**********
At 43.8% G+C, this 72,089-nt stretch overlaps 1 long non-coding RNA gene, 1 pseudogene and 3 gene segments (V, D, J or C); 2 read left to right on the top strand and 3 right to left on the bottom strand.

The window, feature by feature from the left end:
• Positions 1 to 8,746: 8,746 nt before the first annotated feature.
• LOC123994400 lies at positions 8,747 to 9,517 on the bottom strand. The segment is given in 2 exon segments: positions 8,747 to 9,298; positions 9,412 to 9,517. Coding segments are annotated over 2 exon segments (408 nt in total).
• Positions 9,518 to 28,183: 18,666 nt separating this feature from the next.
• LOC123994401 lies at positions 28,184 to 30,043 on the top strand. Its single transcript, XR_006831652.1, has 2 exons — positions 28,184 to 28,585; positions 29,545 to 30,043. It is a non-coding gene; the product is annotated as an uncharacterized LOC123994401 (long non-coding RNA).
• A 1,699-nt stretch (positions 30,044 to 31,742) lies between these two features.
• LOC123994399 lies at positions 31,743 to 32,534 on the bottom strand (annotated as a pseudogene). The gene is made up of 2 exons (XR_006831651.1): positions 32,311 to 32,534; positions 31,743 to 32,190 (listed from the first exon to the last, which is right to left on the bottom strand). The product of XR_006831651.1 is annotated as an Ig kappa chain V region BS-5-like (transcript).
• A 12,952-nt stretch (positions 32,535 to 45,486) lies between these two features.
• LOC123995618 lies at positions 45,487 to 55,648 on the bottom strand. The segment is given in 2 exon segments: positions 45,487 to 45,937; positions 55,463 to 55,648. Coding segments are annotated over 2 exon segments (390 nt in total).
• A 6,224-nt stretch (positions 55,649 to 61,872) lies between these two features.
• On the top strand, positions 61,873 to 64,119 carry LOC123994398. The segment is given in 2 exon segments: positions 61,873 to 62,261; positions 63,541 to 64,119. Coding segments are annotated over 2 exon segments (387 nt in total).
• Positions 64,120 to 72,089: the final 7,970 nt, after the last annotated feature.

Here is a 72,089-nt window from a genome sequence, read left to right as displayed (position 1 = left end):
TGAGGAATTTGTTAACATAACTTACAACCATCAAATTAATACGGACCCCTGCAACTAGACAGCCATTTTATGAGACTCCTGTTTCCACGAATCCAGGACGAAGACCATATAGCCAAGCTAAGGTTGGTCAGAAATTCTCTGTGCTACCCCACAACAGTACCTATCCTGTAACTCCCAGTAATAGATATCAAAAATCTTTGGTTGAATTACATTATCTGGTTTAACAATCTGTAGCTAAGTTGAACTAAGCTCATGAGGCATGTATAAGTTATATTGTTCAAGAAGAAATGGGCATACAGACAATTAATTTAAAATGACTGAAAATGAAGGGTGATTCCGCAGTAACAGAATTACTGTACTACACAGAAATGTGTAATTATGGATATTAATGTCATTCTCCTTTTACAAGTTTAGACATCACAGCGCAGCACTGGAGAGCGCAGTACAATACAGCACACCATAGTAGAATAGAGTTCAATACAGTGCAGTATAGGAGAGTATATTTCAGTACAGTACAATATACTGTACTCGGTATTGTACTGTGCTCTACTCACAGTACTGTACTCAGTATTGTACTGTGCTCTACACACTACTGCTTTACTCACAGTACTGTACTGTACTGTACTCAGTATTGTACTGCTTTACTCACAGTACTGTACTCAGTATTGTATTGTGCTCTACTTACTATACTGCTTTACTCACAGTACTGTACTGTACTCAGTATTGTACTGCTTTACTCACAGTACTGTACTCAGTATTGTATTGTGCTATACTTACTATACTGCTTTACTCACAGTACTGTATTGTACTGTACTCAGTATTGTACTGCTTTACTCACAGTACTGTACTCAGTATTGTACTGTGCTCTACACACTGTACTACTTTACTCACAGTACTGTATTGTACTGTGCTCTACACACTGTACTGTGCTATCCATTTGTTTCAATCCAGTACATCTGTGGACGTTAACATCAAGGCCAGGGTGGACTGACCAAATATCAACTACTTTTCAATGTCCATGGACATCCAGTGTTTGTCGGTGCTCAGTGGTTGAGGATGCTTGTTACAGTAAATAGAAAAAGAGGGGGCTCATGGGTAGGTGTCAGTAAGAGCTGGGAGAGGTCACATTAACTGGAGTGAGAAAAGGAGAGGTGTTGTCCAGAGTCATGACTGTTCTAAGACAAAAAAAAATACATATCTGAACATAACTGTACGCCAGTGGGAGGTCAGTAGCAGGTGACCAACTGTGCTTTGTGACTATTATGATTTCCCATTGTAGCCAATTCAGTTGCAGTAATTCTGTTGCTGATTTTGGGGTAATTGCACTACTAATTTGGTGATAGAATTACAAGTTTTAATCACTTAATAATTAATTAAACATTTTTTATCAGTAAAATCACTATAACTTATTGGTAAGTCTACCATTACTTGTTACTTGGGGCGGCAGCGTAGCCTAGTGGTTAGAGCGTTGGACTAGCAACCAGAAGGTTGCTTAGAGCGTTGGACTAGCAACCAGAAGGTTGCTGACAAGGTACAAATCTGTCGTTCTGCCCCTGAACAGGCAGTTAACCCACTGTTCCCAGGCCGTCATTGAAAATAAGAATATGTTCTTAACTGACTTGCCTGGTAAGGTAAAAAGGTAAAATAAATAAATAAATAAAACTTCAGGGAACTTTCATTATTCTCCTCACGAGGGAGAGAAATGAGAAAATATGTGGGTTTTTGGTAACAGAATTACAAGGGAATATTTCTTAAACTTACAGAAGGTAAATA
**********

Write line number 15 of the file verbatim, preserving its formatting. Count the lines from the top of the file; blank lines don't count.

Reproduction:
TGAGGAATTTGTTAACATAACTTACAACCATCAAATTAATACGGACCCCTGCAACTAGACAGCCATTTTATGAGACTCCTGTTTCCACGAATCCAGGACGAAGACCATATAGCCAAGCTAAGGTTGGTCAGAAATTCTCTGTGCTACCCCACAACAGTACCTATCCTGTAACTCCCAGTAATAGATATCAAAAATCTTTGGTTGAATTACATTATCTGGTTTAACAATCTGTAGCTAAGTTGAACTAAGCTCATGAGGCATGTATAAGTTATATTGTTCAAGAAGAAATGGGCATACAGACAATTAATTTAAAATGACTGAAAATGAAGGGTGATTCCGCAGTAACAGAATTACTGTACTACACAGAAATGTGTAATTATGGATATTAATGTCATTCTCCTTTTACAAGTTTAGACATCACAGCGCAGCACTGGAGAGCGCAGTACAATACAGCACACCATAGTAGAATAGAGTTCAATACAGTGCAGTATAGGAGAGTATATTTCAGTACAGTACAATATACTGTACTCGGTATTGTACTGTGCTCTACTCACAGTACTGTACTCAGTATTGTACTGTGCTCTACACACTACTGCTTTACTCACAGTACTGTACTGTACTGTACTCAGTATTGTACTGCTTTACTCACAGTACTGTACTCAGTATTGTATTGTGCTCTACTTACTATACTGCTTTACTCACAGTACTGTACTGTACTCAGTATTGTACTGCTTTACTCACAGTACTGTACTCAGTATTGTATTGTGCTATACTTACTATACTGCTTTACTCACAGTACTGTATTGTACTGTACTCAGTATTGTACTGCTTTACTCACAGTACTGTACTCAGTATTGTACTGTGCTCTACACACTGTACTACTTTACTCACAGTACTGTATTGTACTGTGCTCTACACACTGTACTGTGCTATCCATTTGTTTCAATCCAGTACATCTGTGGACGTTAACATCAAGGCCAGGGTGGACTGACCAAATATCAACTACTTTTCAATGTCCATGGACATCCAGTGTTTGTCGGTGCTCAGTGGTTGAGGATGCTTGTTACAGTAAATAGAAAAAGAGGGGGCTCATGGGTAGGTGTCAGTAAGAGCTGGGAGAGGTCACATTAACTGGAGTGAGAAAAGGAGAGGTGTTGTCCAGAGTCATGACTGTTCTAAGACAAAAAAAAATACATATCTGAACATAACTGTACGCCAGTGGGAGGTCAGTAGCAGGTGACCAACTGTGCTTTGTGACTATTATGATTTCCCATTGTAGCCAATTCAGTTGCAGTAATTCTGTTGCTGATTTTGGGGTAATTGCACTACTAATTTGGTGATAGAATTACAAGTTTTAATCACTTAATAATTAATTAAACATTTTTTATCAGTAAAATCACTATAACTTATTGGTAAGTCTACCATTACTTGTTACTTGGGGCGGCAGCGTAGCCTAGTGGTTAGAGCGTTGGACTAGCAACCAGAAGGTTGCTTAGAGCGTTGGACTAGCAACCAGAAGGTTGCTGACAAGGTACAAATCTGTCGTTCTGCCCCTGAACAGGCAGTTAACCCACTGTTCCCAGGCCGTCATTGAAAATAAGAATATGTTCTTAACTGACTTGCCTGGTAAGGTAAAAAGGTAAAATAAATAAATAAATAAAACTTCAGGGAACTTTCATTATTCTCCTCACGAGGGAGAGAAATGAGAAAATATGTGGGTTTTTGGTAACAGAATTACAAGGGAATATTTCTTAAACTTACAGAAGGTAAATA